Businesses have criticised government for a national insurance hike of 1.25 per cent each for both employers and staff – a combined 3 per cent rise – as firms are only just recovering from the pandemic.
Economists have warned the £11bn national insurance contribution (NIC) hike will create unemployment and stifle future job creation.
The new health and social care levy will generate in total £14bn a year, which falls to a net £12bn of income as some will be paid by public sector workers. About £11bn will come from NICs and £600m from increasing tax on dividends.
Mike Cherry, chairman of the Federation of Small Businesses, said: “Business owners who have done all they can to retain and support their staff during the pandemic are now being punished for that loyalty with an £11bn increase in NICs, which essentially serve as a jobs tax.”
Andrew Goodacre, chief executive of the British Independent Retailers Association, said: “Of all the options available to the Government, it is disappointing that increases in national insurance have been chosen because of the impact on lower paid workers and small businesses … despite all the positive economic data, this recovery is still very fragile”.
Paul Dales, chief UK economist at Capital Economics said that there could be 130,000 fewer people employed in a year or two if the rise in national insurance contributions reduces GDP and the increased spending on the NHS and social care does nothing to offset it.
The Centre for Economics and Business Research has estimated that if a quarter of small business do not hire one extra employee because of increased national insurance, it would cost 350,000 jobs.
How much the national insurance hike will cost your small business
The planned 1.25 per cent increase on both employeer and employee NICs from next year will lift the tax on employment from 22.7 per cent to 24.6 per cent and will widen the gap with the self-employed, whose own NIC rate will increase from 9 per cent to 10.25 per cent.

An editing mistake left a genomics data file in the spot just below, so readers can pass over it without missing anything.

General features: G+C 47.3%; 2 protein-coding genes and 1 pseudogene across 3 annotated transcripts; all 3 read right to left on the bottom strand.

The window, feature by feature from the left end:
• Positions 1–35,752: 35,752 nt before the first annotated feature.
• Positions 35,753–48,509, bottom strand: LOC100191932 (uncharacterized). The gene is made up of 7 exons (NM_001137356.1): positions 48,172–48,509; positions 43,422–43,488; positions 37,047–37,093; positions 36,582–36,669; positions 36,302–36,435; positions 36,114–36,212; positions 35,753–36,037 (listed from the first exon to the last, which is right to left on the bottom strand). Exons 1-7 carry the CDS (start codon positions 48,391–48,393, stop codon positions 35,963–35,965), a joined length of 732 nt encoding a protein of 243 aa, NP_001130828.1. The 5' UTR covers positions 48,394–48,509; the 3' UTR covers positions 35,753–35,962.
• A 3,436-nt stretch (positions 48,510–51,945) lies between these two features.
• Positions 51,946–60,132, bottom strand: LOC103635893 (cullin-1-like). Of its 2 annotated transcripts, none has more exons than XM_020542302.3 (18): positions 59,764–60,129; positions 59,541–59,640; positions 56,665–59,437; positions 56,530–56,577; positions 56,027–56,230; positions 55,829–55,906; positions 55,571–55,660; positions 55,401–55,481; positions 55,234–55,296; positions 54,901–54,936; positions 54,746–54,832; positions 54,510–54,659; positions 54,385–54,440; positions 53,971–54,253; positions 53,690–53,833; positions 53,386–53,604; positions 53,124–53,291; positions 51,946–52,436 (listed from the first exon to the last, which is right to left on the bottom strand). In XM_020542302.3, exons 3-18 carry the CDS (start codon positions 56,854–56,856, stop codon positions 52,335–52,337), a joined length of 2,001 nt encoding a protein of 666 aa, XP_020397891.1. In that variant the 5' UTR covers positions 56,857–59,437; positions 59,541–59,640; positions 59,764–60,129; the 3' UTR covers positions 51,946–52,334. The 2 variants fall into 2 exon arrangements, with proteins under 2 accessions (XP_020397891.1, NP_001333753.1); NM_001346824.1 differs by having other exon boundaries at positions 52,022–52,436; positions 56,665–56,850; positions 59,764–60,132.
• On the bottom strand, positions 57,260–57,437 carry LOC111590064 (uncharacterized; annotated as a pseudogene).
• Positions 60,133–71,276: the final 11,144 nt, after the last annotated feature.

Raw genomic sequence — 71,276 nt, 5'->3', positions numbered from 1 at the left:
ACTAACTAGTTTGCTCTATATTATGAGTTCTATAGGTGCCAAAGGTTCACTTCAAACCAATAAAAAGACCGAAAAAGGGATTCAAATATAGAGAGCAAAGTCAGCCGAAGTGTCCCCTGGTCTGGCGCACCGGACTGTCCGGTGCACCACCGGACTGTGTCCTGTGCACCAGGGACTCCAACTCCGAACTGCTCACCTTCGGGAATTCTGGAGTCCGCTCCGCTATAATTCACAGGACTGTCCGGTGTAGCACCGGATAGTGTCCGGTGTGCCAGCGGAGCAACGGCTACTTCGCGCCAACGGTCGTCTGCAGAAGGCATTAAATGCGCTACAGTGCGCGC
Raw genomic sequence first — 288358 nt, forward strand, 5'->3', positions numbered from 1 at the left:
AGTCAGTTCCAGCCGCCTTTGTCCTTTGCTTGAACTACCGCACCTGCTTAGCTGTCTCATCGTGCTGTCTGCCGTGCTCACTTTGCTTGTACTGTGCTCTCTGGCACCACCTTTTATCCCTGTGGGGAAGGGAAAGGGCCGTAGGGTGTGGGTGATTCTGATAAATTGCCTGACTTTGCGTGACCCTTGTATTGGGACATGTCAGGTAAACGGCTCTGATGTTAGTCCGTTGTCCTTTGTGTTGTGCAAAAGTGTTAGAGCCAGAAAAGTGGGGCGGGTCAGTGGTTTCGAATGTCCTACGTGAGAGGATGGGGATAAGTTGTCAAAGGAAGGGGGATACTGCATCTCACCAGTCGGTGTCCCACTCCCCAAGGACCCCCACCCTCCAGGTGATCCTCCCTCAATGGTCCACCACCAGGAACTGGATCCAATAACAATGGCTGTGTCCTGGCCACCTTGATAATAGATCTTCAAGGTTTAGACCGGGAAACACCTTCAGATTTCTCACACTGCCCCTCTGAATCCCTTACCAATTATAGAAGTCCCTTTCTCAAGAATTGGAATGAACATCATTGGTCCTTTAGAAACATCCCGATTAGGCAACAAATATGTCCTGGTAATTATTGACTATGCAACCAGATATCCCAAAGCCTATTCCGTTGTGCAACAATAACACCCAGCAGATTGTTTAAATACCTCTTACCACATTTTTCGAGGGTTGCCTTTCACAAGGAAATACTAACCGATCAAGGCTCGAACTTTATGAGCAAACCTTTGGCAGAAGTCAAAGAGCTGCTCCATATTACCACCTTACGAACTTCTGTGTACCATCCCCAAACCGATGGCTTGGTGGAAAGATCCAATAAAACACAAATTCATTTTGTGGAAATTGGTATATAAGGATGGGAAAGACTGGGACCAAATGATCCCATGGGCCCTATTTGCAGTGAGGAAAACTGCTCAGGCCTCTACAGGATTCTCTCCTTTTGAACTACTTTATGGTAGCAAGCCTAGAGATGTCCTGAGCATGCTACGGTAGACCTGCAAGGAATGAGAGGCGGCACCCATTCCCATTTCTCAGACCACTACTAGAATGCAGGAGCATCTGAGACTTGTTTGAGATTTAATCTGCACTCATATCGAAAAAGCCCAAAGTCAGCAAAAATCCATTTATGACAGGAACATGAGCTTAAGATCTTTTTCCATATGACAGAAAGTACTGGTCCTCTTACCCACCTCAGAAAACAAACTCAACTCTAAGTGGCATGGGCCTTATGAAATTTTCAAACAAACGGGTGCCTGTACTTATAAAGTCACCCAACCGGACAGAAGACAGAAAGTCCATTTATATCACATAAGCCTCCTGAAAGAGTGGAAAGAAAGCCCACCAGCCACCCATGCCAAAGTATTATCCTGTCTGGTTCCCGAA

About two-fifths of all NICs are paid by employers, with the rest borne by staff.
And self-employed company directors, many of whom missed out on Covid-19 financial support, also will be hit by a 1.25 per cent increase in tax on how they pay themselves on dividends.
Commenting on the Government bringing in self-employed dividends within the scope of the national insurance hike, Institute of Directors chief economist Kitty Ussher told The Times: “The tax on dividends will yet again target directors of small companies. Incorporated sole traders and other owner-managers were the only group that were not supported by the Government during the pandemic.”
The rate on employer contributions paid by small businesses will rise to 15.05 per cent, up from 13.8 per cent.
However, prime minister Boris Johnson said that 40 per cent of businesses would not pay the new levy because of the employment allowance, which waives the first £4,000 of employer NICs for businesses with less than £100,000 of total NICs liabilities.
For employees, the rates on “class one” contributions which employees pay on earnings in excess £9,568 a year will rise from 12 per cent to 13.25 per cent, while the “upper earnings rate” – which kicks in on earnings of more than £50,270 a year – will increase from 2 per cent to 3.25 per cent.
This means that an employee earning £20,000 will be forced to hand over £130 a year more, while those on salaries of £40,000 and £60,000 will pay an extra £380 and £630 respectively, according to tax firm Blick Rothenberg.
National insurance hike for self-employed
The self-employed pay slightly lower rates “class four” contributions. The rate they pay will rise to from 9 per cent to 10.25 per cent on annual earnings of more than £9,568 and up from 2 per cent to 3.25 per cent on anything more than £50,270.
Some lower-earning freelancers pay “class two” national insurance at a rate of £3.05 a week on annual earnings from £6,515 up to the class four £9,568 threshold. The national insurance hike will not apply to “class two” contributions.
Employees and employers can reduce the amount they amount of national insurance they pay via salary sacrifice schemes, where workers pay for workplace benefits such as season ticket loans or to pay for bicycles, or by upping how much they pay into workplace pension schemes.